This Tour of the Vanoise is 6 day guided hut-to-hut walking holiday in the Vanoise mountains starts and finishes in the charming village of Pralognan-la-Vanoise; or Pralognan for short.
Pralognan is one of the “gateways” to the Vanoise National Park. Our first and last nights will be spent at the friendly, family run Hotel Grand Bec*** in the heart of the village. The hotel has its own outdoor heated pool surrounded by the peaks of the Vanoise.
I am the only non-French ?Accompagnateur? (International Mountain Leader) to be recognised as an ?Ambassador du Parc? which demonstrates my knowledge and commitment to the Vanoise National Park.?
Read about this trip on Thirdeyemom’s Blog with some excellent photography.
Tour of the Vanoise – Our Route
Our route, having left the valley at Pralognan, stays high in the mountains until our return at the end of the trek. In fact having left Pralognan we do not drop below 1700m until we descend to the village on our last walking day.
Almost our entire time is spent within the heart of the Vanoise National Park, protected from intrusive development and inappropriate use. We only touch a surfaced road to cross it a vast cry from some popular treks.
Keeping us company on our trek is the Glacier de la Vanoise, a constant companion reminding us we are in the high mountains. Our first and second days see us pass below the highest mountain in the Vanoise, the Grand Casse (3855 m). Tumbling mountain streams make their way to the deep valleys below filled with melt water from the glaciers.
Our views extend to the mountains that run along the Italian frontier and southwards to the high peaks of the Ecrins National Park including the Barre des Ecrins and the Meije. The highest point on the Tour of the Vanoise is the Col de la Chaviere (2796 m) as we say goodbye to the Maurienne valley and cross back to the Refuge Peclet-Polset.
It it may be possible to climb the Col de la Masse (2923m) depending on the group and weather close to the Rateau d’Aussois (3021m).
Authentic mountain refuges
After leaving Pralognan we will spend the next five nights of the Tour of the Vanoise in mountain huts (or refuges) where the guardian and his hard-working team provide accommodation and a substantial dinner. Good wholesome cooking in a convivial atmosphere.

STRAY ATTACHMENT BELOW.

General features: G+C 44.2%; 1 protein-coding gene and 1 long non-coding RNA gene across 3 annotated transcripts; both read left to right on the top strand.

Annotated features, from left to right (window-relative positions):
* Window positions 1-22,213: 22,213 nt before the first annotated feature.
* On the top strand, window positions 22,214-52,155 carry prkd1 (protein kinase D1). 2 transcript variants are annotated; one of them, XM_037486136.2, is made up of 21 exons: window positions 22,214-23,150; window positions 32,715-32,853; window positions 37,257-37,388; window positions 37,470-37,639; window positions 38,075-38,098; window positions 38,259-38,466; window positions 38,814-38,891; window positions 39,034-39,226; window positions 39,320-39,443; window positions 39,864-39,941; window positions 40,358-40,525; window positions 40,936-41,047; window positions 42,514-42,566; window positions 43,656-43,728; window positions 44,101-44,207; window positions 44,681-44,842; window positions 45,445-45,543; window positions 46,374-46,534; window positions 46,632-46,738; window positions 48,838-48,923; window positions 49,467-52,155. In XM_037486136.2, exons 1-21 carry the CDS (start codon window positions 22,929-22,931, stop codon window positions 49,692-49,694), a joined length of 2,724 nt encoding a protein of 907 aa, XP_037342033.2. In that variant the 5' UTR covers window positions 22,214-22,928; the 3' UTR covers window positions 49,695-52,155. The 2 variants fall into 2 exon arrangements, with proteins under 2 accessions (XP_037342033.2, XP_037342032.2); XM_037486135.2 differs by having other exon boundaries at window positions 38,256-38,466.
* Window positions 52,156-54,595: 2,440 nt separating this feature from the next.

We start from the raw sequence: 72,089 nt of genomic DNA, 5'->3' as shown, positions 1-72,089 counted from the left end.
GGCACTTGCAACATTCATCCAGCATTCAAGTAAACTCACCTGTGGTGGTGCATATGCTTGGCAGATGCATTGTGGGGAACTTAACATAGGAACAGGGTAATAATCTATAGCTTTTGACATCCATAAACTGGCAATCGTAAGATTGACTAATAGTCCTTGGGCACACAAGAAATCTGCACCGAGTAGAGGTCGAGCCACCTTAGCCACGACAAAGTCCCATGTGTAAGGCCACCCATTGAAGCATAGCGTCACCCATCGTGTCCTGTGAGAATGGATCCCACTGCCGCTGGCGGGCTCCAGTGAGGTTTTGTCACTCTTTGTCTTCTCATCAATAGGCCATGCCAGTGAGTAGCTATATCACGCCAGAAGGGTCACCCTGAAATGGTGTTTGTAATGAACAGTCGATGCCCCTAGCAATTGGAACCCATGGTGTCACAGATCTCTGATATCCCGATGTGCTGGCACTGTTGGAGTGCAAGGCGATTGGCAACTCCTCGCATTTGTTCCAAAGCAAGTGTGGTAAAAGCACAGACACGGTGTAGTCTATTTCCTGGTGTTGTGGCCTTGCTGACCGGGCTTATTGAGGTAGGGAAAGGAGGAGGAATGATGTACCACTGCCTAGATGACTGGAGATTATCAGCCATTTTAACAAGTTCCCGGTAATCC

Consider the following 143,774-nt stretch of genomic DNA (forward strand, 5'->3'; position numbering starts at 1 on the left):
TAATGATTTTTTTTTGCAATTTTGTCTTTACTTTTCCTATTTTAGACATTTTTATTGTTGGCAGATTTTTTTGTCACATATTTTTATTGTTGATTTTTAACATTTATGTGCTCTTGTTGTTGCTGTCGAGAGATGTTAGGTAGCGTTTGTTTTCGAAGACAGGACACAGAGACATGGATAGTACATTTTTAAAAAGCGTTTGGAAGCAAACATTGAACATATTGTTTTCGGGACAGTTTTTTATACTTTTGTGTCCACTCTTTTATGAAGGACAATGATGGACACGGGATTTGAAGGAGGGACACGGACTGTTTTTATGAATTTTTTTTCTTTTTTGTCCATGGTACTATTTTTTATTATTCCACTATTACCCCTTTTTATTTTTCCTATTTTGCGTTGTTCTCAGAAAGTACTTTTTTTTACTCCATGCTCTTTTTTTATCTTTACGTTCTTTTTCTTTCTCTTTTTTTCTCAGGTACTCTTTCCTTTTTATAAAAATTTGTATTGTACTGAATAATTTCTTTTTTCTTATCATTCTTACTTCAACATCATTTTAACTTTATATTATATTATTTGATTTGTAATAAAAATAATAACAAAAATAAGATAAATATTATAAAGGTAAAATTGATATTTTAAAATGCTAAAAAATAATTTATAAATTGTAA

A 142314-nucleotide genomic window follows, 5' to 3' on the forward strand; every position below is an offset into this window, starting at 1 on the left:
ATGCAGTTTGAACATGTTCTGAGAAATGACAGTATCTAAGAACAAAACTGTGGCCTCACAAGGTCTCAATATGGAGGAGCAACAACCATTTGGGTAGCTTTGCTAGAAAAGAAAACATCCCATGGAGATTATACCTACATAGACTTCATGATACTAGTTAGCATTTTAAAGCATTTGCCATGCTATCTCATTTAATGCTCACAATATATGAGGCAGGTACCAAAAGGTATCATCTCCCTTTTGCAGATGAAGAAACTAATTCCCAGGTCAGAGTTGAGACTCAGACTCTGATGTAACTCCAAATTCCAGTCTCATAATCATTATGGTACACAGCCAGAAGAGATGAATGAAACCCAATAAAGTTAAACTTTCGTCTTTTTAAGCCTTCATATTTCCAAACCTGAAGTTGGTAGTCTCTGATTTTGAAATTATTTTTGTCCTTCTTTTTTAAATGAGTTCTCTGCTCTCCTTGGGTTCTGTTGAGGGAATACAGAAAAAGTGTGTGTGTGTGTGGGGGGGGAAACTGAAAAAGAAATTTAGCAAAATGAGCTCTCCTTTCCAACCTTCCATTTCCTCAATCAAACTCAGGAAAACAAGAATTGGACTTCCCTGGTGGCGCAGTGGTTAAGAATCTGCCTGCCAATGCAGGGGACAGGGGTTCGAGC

Staying in a refuge is an experience and allows you to experience that special feeling of being in the up in the mountains as the sun sets and the stars appear. The refuges are also places to meet fellow walkers and in some mountaineers, rising in the early hours, to climb the surrounding peaks.
Wildlife and flowers
Early in the season, after the winter’s snows melt, there’s a kaleidoscope of wild flowers. Edelweiss, gentianes, genepy, and a host of other alpine flowers carpet the alpine meadows.
The Vanoise is currently home to three pairs of Bearded Vultures (or Lammergaiers) with wingspans approaching 2m 80cm ? an impressive bird!
The Vanoise is also home to an increasing population of ibex saved from near extinction in France by the creation and the protection of the Park. There’s every chance of seeing this icon of the Vanoise and knowing the best places to find them helps. The graceful and extremely agile chamois is more elusive but they too have their favourite haunts. Of course no visitor to the Alps will go home without having encountered the endearing marmotte.
Man has shaped the landscape of the park and old alpine chalets, with stone slab roofs blend into the mountainside. Agriculture continues within the park and its presence maintains the high alpine pastures, home in summer, to herds of ?tarine? cows. The cows are milked where they graze and the milk goes to make the famous ?Beaufort? cheese.
You will have the opportunity to watch the cheese being made at one of the farms over an open wood fire if we arrive at the right moment.